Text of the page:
When traveling abroad and asked “Where are you from?,” Utahns frequently get a confused look and the curious question, “Where’s Utah?” When this happens to you feel free to borrow the line, “Do you know where Las Vegas is? We’re right by Las Vegas.” I’ve yet to meet anyone, anywhere, who doesn’t claim to know where Las Vegas is. I also recommend hastening to add, “Utah is very different from Las Vegas.”
Besides the obvious differences, one distinction is Utah’s many multilingual speakers. In fact, over 100 languages are spoken in daily commerce. It is likely that many reading this column speak a second or even a third language. Personally, I speak the internationally renowned language of Flemish. While I may not find a plethora of opportunities to show off my bilingual skills, it did come in handy a few weeks ago when welcoming the ambassador from Belgium to the United States, and his wife was certainly surprised (and possibly even impressed) to hear a few sentences in the West-Vlaams dialect of her hometown.
The linguistic skills of other Utahns is likely more useful, particularly for the state’s many Spanish, French, German, Portuguese and Mandarin speakers. And the high number of foreign languages isn’t just a result of many Utahns spending time overseas. Utah boasts a robust and expanding K-12 dual-immersion program. Every day, children in over 130 schools across the state spend part of the day learning math, reading, science, etc., in English, and part of the day learning those subjects in a foreign language.
The benefit of this language training to Utah’s position as the nation’s fastest growing economy cannot be overstated. Utah is part of the global economy, and the language ability of our workforce gives Utah a tremendous competitive advantage. Beyond the basic linguistics, understanding the world’s cultures helps Utah to be an outward focused, internationally minded state. And the results are obvious. With 8 percent export growth, to the tune of $13.3 billion in 2015, and a trade surplus of $4 billion, Utah’s international business community is thriving.
But like anything else in life, the competition is getting tougher, and many other states across the country are initiating and expanding their own dual immersion programs. To whit, President Obama recently announced, in partnership with China President Xi Jinping, a goal for the U.S. to have 1 million K-12 students studying Mandarin by 2020. This “1 Million Strong” challenge is an extension from an earlier goal for the U.S. to send 100,000 students to study in China.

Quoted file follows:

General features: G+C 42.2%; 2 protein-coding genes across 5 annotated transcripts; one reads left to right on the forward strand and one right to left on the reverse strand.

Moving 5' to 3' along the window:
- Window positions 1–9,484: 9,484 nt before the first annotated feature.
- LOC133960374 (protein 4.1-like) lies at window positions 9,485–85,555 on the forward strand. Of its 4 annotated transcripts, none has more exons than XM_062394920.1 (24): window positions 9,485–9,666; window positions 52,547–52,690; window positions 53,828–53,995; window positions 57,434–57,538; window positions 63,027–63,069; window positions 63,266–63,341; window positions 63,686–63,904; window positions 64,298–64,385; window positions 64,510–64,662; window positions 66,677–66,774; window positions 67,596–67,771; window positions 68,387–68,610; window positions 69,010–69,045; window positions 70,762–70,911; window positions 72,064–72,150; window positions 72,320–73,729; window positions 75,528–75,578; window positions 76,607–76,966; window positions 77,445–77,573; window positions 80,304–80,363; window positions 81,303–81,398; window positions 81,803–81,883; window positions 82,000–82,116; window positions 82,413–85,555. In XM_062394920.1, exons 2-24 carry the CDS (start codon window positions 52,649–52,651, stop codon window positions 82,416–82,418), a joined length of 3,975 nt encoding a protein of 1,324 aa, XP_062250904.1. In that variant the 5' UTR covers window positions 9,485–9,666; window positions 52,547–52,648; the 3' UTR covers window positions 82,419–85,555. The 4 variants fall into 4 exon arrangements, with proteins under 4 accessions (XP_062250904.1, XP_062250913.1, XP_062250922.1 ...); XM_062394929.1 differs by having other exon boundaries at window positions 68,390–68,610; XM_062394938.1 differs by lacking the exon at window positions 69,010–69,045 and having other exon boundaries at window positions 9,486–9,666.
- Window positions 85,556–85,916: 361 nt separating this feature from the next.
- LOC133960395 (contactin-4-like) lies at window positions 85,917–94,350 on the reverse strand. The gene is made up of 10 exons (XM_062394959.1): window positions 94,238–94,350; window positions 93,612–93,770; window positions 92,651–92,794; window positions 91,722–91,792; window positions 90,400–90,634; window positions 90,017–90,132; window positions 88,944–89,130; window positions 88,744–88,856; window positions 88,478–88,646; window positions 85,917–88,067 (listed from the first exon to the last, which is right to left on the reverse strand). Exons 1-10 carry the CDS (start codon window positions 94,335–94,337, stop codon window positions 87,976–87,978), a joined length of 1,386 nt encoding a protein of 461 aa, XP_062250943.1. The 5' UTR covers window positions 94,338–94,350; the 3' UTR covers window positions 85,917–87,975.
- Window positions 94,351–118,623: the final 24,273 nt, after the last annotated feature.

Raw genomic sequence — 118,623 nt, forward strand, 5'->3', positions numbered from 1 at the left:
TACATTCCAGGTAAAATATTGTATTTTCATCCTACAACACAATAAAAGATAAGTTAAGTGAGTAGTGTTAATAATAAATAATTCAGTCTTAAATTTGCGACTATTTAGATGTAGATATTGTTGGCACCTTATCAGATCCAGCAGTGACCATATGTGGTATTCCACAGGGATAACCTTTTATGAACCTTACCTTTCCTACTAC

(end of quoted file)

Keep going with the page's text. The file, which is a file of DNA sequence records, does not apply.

Implementation of both initiatives is being led by the 100,000 Strong Foundation, a nonprofit organization established in 2013 to strengthen U.S-China relations. This worthy effort is being executed with bipartisan support at the national, state and local levels. The president, members of Congress, governors, mayors and educators, along with business leaders in both the U.S. and China, see the value and are joining the effort to increase the country’s linguistic skills and cultural understanding. And with an estimated 300 million students in China learning English, the effort and increased awareness is a two-way street.
The benefits of this effort go well beyond having more U.S. students speaking Chinese. They even go beyond the advantage to growing business ties. When the first and second largest economies in the world come together through language, a common bond can develop upon which to build cultural and personal understanding on an individual level. This common understanding will facilitate a stable and collaborative relationship that will benefit the people of two countries that have taken their places as the world powers of the 21st century.
Derek B. Miller is the president and CEO of the World Trade Center Utah. Previously he was chief of staff to Gov. Gary Herbert and managing director of the Governor’s Office of Economic Development.